It should address financial flows, resource mobilization and mechanisms to engage and secure action by all key stakeholders and sectors to ensure that these goals will be achieved as critical milestones towards a thriving planet where we are living in harmony with nature by 2050. There is no time for delay — the longer we wait, the greater the damage (including to the gains that countries have made through economic development over the past decades) and the greater the loss and the more expensive the recovery will be. Without these actions, we will not reverse nature loss.
This ambitious post-2020 global biodiversity framework is a critical part of a New Deal for Nature and People that WWF is calling for next year — to integrate efforts to tackle climate change, biodiversity declines, threats to the environment as well as to sustainable development.
Therefore there is an urgent message from WWF for this year’s SBSTTA meeting — an important stepping stone to the CBD COP15 in China: commitment is required at the highest political level and by all actors and parts of society to deliver the transformative change that is required by 2020. If this meeting is to be successful it needs to set the right basis for an ambitious mission, goals and targets to be agreed in 2020.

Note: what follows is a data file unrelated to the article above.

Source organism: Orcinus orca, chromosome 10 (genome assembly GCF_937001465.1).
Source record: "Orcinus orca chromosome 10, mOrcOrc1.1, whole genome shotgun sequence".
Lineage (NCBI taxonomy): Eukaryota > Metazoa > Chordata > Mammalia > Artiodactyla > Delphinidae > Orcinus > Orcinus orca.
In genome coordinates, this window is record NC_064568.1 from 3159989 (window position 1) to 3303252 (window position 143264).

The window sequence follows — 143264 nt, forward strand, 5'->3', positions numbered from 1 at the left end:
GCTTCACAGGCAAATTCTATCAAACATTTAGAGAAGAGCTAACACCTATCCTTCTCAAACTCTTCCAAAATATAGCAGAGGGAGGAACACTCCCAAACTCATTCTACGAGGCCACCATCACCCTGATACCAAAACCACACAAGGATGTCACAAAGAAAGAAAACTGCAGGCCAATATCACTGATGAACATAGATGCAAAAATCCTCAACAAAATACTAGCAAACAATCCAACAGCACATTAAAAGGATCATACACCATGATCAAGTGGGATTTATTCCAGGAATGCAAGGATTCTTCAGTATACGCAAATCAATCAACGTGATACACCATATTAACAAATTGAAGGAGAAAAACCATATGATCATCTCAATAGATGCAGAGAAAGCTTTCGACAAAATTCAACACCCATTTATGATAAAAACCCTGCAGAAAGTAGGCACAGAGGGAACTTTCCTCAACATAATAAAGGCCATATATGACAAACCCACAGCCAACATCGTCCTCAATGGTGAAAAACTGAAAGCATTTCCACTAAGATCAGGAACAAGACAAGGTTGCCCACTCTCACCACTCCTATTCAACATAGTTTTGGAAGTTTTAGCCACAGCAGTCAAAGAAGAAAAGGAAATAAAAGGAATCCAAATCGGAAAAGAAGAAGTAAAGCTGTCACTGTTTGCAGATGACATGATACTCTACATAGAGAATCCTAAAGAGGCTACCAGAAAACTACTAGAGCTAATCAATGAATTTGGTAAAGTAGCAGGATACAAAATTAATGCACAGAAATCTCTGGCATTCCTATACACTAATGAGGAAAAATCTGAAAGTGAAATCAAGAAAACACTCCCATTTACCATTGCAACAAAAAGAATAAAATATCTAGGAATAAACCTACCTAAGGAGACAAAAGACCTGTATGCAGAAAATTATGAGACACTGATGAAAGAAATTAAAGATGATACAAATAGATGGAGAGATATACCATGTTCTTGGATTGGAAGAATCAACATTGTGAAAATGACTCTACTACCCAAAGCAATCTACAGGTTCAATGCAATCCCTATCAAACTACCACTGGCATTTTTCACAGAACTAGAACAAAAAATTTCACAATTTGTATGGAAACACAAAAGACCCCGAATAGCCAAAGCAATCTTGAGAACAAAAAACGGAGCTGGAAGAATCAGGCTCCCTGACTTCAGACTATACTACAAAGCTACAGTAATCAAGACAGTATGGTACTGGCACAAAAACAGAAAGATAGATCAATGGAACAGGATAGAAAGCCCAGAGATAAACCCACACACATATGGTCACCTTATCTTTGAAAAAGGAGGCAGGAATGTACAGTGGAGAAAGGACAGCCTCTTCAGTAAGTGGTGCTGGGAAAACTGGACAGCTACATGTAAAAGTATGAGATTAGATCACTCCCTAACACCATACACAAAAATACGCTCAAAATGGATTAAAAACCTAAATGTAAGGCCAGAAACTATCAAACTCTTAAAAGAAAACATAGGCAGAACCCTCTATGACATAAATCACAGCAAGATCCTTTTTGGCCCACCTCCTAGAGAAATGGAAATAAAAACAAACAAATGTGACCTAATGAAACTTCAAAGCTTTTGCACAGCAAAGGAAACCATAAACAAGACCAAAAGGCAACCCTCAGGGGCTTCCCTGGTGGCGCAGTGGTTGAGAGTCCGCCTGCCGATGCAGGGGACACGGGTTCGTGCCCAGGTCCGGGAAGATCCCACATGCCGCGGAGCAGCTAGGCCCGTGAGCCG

The CBD COP15 is a once in a decade meeting which will be a critical moment for environmental decision making as 196 parties come together. A plan and mission to reverse biodiversity loss is desperately needed so we hope that the meetings in Montreal this week will represent a further step toward action to help nature thrive.
Most importantly it must make sure that an ambitious post-2020 global biodiversity framework with strong implementation and accountability mechanisms will be delivered at the CBD COP15 for the benefit of nature and people — after all we have a moral responsibility too. The world is watching to see how we come together to stabilize and help our planet to thrive for generations to come.